Wednesday, May 1, 2019

Alternative Energy Is On Target To Changing Into The Most Electricity Supply


Today, the US, China and the rest of the developed countries, acquire more than 80 percent of its total energy from fossil fuels like oil, coal and natural gas. Eventually, these fuel sources are going to run out at some point in the future; thus it's imperative that we plan ahead and shift to new and cleaner sources of energy. Got any suggestions where to get it? Well, take a look outside and bask in the sunlight. That's right, the sun is an endless source of power, and energy industry analysts say that by 2050, solar power is going be the world's largest source of energy.

The Cost Of PV Systems Is Quickly Going Down
One of the major reasons why solar power is in vogue these days is because the price of photovoltaic off grid solar panels and systems has rapidly decreased in the last few years. Try walking around your neighborhood, and perhaps you'll notice a lot more of those shiny rectangular-shaped solar panels on the roofs of many houses already.
According to solar energy industry observers, the cost of building and installing PV solar panels went down to $3 per watt of electricity they produce, which surprisingly is nearly the same as the cost of building dirty coal-fired power plants. On average, the price of a conventional solar panel has gone down by 60 percent since the start of 2011, and the price of solar power has also gone down from a high of $76 per watt in 1977, to just 74 US cents today.

Photovoltaic Panels Will Supply A Quarter Of The Earth's Electricity Needs by 2050
In a report recently released by the International Atomic Energy Agency or IAEA, by the year 2050 photovoltaic solar panels will produce as much as 16 percent of the world's electricity, while solar thermal electricity (which is created by converting the sun's hot rays into steam, and turns a turbine) will contribute 11 percent.

As of 2013, the agency notes that the combined power of all PV panels installed globally is already producing around 137 billion watts of power. In the United States, rooftop solar panel installations are expected to grow from 0.2% today, to 10% or even more by 2022. New technologies are also making portable solar panels Australia more efficient at converting energy from the sun. At present, a conventional rooftop solar panel only has an efficiency rating of 20 percent, which means that 80 percent of solar radiation that hits the roof is squandered.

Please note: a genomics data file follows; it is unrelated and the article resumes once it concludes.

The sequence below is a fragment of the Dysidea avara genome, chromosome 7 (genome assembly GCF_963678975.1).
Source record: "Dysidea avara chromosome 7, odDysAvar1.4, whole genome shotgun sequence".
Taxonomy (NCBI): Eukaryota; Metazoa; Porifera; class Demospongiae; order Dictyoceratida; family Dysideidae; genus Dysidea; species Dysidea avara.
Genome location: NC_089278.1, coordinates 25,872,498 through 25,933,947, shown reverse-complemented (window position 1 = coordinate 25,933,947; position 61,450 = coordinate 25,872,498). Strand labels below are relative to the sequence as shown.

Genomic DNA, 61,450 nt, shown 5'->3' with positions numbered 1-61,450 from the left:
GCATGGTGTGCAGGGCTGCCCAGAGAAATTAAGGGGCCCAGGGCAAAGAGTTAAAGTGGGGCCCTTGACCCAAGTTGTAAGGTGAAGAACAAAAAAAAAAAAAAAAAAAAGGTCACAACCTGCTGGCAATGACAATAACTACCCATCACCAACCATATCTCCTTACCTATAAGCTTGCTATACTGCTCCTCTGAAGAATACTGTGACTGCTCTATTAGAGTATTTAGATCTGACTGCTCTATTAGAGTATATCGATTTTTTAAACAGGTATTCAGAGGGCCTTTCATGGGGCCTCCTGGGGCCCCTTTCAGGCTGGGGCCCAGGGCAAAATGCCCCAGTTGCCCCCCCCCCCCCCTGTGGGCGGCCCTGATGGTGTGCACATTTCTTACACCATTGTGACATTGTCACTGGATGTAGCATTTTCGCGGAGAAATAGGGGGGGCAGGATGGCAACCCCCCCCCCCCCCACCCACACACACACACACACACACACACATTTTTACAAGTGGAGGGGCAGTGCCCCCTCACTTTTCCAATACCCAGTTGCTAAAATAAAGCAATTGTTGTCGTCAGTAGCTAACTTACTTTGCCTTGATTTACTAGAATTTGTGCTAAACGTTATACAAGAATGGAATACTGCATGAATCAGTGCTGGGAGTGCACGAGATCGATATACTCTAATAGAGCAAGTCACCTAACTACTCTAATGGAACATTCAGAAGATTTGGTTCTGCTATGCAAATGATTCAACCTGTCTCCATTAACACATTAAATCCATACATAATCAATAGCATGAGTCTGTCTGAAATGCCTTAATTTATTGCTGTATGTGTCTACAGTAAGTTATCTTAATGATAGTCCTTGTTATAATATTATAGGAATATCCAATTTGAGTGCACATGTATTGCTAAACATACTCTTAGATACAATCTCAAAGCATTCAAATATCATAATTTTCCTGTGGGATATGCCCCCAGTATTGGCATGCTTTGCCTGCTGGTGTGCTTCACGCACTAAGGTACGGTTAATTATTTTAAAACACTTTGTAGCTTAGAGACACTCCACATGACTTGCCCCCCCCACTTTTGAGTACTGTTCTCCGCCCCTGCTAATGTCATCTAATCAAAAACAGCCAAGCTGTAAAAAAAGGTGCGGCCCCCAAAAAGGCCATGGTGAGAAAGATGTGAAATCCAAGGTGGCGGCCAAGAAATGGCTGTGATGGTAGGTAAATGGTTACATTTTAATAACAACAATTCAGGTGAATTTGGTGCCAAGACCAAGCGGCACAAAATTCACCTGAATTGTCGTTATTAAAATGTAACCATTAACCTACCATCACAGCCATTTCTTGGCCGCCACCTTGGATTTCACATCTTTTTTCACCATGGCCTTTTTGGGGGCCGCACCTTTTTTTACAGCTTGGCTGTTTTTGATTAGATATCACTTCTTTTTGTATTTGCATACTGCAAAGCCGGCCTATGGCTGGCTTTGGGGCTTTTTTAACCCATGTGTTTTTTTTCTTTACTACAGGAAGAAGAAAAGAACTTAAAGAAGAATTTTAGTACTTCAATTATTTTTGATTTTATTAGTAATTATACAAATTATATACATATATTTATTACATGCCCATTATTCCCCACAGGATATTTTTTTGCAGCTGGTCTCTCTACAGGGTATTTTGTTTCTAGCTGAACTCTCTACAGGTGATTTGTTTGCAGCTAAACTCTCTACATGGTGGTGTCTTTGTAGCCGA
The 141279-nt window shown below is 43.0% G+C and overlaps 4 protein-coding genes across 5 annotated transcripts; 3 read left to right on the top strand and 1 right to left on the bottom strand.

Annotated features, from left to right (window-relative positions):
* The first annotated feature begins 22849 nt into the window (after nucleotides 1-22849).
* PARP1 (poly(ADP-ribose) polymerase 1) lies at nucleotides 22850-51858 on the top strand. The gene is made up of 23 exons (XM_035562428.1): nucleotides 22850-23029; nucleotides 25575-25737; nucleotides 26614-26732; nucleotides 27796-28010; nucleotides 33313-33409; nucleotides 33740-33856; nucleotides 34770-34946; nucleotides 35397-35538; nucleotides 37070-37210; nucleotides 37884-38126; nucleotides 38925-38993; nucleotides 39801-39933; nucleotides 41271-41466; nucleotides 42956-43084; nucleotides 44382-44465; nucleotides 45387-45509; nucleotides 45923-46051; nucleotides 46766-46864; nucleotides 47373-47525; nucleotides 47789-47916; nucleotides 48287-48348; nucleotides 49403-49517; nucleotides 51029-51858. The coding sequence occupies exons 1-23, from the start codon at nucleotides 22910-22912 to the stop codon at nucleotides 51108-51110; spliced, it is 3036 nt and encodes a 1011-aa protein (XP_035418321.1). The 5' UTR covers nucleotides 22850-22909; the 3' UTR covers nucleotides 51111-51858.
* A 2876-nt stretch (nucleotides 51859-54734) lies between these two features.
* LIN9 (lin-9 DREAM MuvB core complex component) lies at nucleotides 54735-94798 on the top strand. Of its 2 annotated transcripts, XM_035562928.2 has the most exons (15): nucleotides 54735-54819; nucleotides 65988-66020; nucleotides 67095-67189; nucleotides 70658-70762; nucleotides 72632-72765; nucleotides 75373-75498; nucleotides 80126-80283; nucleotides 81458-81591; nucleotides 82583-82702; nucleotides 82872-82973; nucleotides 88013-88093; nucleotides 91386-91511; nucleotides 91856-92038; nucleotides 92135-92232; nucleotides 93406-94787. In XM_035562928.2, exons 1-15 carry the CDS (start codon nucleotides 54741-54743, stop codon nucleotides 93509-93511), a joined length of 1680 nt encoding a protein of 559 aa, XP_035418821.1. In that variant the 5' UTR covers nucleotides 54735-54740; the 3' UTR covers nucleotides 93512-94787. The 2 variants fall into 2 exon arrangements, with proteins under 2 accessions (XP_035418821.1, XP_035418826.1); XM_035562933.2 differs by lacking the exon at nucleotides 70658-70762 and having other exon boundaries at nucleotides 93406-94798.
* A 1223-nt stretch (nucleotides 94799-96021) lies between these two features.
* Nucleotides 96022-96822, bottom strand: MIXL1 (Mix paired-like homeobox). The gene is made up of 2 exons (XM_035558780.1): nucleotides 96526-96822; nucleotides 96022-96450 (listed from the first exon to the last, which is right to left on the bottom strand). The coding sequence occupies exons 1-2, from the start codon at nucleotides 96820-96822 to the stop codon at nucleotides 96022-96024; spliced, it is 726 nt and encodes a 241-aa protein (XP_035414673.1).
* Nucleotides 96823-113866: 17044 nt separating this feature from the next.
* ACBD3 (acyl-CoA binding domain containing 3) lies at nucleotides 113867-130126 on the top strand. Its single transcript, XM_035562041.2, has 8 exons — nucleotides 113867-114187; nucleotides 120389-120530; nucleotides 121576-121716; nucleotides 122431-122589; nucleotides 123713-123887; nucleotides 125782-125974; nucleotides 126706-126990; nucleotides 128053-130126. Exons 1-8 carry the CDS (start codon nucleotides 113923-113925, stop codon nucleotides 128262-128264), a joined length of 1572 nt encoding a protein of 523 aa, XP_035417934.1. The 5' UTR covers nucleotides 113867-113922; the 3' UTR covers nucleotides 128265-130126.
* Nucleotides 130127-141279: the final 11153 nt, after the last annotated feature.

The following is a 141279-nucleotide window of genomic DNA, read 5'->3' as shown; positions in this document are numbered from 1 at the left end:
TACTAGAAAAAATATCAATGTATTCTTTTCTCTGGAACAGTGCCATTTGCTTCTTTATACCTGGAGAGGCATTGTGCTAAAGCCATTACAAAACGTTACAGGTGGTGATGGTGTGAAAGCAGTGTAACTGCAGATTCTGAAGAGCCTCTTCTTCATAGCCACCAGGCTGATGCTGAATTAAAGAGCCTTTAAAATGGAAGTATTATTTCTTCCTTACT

China's Big March Toward Solar Power Is Pulling Costs Down
China may be an economic powerhouse, but it's also the world's largest polluter. To clean up its act, China is making one major push towards solar power. In the past two years, the country has led the world in the number of solar panel installations, and it is on target to attain 33 gigawatts of solar power by the end of 2014. This makes China's solar power industry way above the current capacities of countries like Spain, Italy and the United Kingdom combined.

Much of the country's solar-generating capacity is situated in the rural west, and there are plans to distribute more solar panels to the cities and towns, and do away with the construction of expensive transmission lines. At this dizzying rate, China is going to install twice as much solar panels Rockhampton in buildings and factories, more than what currently exists in all of Australia.
The Corporate Giants Are Joining The Solar Bandwagon Too

Another reason for the phenomenal rise in solar power is that it's not just the Silicon Valley bigwigs who are jumping into the solar power Rockhampton bandwagon, but the major Fortune 500 companies too. Just look at Warren Buffet's electric company, MidAmerican Energy Holdings. Mr. Buffet's energy firm has just recently acquired a 579-megawatt solar development project in Southern California, for $2 billion.

The other major corporate investors in solar power include Apple, Intel and Google. Google for example, has announced that it's going to build six new solar power plants for $80 million. It's also committed as much as $1 billion for wind and solar projects that aim to generate clean energy and provide juicy financial returns too.

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